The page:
Transformation of knowledge
The transformation of knowledge is important in order to share and expand knowledge be-yond the mind of an individual (Nonaka & von Krogh, 2009). Nonaka (1991; 1994) identi-fies four processes of knowledge transformation, viewed in the following model.
- Socialization – From tacit knowledge to tacit knowledge
- Combination – From explicit knowledge to explicit knowledge
- Externalization – From tacit knowledge to explicit knowledge
- Internalization – From explicit knowledge to tacit knowledge
The first process of knowledge conversion ‘socialization’ enables individuals to exchange tacit knowledge through joint experiences. These shared experiences build the base for sharing tacit knowledge and make it possible to transfer tacit knowledge without the use of language (Nonaka, 1994).
‘Combination’ as the second mode of conversion refers to transforming explicit knowledge into more complex and systematized explicit knowledge through the use of social process-es. Here knowledge is shared and combined through social interaction e.g. via a phone conversation or a meeting. Systematizing and refining the knowledge makes it easier to transfer and increases the practical value of existing knowledge (Nonaka, 1991; 1994). ‘Ex-ternalization’ and ‘internalization’ present the two last processes, involving both the con-version of tacit and explicit knowledge. These transformation processes are based on the idea that tacit and explicit knowledge complement each other and grow with time and mu-tual interaction (Nonaka, 1994).
Through the process of externalization, which describes the process of converting tacit knowledge into explicit knowledge, knowledge loses some of its ‘tacitness’ and is thus easi-er and less costly to share. Internalization on the other hand deals with the conversion of explicit knowledge into tacit knowledge, making knowledge less explicit and hence easier for the individual to act on (Nonaka 1994; Nonaka & von Krogh, 2009).
Facilitating Conditions in the Knowledge Sharing Process
The environment of the network is determined by facilitating conditions, that is to say both structural and cultural dimensions, influencing the processes, which take place within the network and can either be supportive, or counterproductive (von Krogh & Grand, 1999). Supportive facilitating conditions, also called enablers provide a positive climate for net-working activities such as knowledge sharing, while counterproductive conditions have a negative effect. These conditions can be divided in several categories and define the sup-porting or restricting environmental factors such as the network’s culture (i.e., norms and values or communication), but also the organizational structure and management system (Beerli, et al., 2003). The next section deals with the most important facilitating conditions that influence the knowledge sharing process within a network or as it happens in our case in the focus groups.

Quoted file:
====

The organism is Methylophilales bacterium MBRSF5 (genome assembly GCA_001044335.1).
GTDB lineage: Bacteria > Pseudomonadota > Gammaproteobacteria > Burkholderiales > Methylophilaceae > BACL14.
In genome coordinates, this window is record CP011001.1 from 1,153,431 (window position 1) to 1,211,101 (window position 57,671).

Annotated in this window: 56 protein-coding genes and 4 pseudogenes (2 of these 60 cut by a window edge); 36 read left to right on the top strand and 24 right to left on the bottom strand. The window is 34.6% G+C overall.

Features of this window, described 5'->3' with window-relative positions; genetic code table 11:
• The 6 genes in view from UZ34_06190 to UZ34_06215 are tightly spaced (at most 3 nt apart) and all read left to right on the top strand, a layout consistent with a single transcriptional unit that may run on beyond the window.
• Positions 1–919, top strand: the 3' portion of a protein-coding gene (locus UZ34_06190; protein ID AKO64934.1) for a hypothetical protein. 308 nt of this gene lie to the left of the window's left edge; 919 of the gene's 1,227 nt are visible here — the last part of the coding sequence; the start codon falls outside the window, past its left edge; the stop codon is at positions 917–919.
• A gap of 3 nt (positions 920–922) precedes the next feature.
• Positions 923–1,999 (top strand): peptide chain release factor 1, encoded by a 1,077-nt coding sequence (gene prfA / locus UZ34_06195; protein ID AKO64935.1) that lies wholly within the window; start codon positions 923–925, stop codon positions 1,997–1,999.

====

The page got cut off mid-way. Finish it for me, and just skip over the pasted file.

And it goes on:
The composition and the time to build a group is a critical matter for the organization and attention should be paid to the aspect of self-organization. The size of the group also has influence on the knowledge sharing process (Nonaka, 1994). Wenger, McDermott, and Snyder (2002) argues that in order to develop intimacy and feelings of mutuality the num-ber of participants in a community of practice is limited. Kochen (1989) also states that even if a person might know a 1000 people he/she would only be able to maintain a certain amount of close relationships.
According to Nonaka (1994) the appropriate group size lies in the range from 10 to 30 people and should not exceed an upper limit due to decreasing interaction between group members as size increases. Within a team four to five ‘core members’ can usually be identi-fied that play an important role and guarantee an appropriate ‘redundancy’ of information within the group. Other factors that play a role in influencing the performance of a group are for example formal position, age, or gender (Nonaka, 1994).
The Knowledge Base